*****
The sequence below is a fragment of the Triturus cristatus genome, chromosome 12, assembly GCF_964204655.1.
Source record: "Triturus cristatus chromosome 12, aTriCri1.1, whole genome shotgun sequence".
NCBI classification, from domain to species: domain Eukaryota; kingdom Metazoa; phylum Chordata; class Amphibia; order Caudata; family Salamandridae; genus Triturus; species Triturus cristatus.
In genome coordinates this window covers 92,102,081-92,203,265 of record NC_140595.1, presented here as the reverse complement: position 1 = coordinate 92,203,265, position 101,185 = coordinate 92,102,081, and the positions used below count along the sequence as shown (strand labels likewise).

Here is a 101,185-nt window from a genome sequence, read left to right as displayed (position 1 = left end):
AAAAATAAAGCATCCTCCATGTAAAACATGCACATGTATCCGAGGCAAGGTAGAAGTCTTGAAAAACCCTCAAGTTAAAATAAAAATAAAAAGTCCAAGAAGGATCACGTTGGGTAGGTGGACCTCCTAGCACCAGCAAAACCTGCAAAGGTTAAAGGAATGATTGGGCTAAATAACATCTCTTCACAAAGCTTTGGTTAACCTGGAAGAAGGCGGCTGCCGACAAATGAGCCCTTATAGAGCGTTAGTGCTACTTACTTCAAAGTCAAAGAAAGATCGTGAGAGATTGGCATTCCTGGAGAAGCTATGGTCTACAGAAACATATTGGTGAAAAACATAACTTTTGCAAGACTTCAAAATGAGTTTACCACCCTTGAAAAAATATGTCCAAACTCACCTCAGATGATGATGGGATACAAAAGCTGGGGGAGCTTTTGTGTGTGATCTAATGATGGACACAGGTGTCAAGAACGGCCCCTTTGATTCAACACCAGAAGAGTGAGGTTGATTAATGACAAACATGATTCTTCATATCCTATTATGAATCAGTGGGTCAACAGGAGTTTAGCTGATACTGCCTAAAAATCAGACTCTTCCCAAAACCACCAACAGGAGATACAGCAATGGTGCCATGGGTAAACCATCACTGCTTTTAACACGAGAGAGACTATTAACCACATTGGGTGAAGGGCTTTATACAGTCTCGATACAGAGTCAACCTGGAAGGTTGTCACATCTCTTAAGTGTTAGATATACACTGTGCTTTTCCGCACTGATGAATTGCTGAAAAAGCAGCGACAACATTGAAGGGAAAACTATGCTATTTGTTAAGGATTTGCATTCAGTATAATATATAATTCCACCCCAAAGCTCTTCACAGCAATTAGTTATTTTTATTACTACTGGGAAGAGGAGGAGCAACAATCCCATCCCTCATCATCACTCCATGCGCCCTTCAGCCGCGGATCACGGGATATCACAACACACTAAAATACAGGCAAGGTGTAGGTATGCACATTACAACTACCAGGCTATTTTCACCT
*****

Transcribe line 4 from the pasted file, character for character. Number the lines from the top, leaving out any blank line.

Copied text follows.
In genome coordinates this window covers 92,102,081-92,203,265 of record NC_140595.1, presented here as the reverse complement: position 1 = coordinate 92,203,265, position 101,185 = coordinate 92,102,081, and the positions used below count along the sequence as shown (strand labels likewise).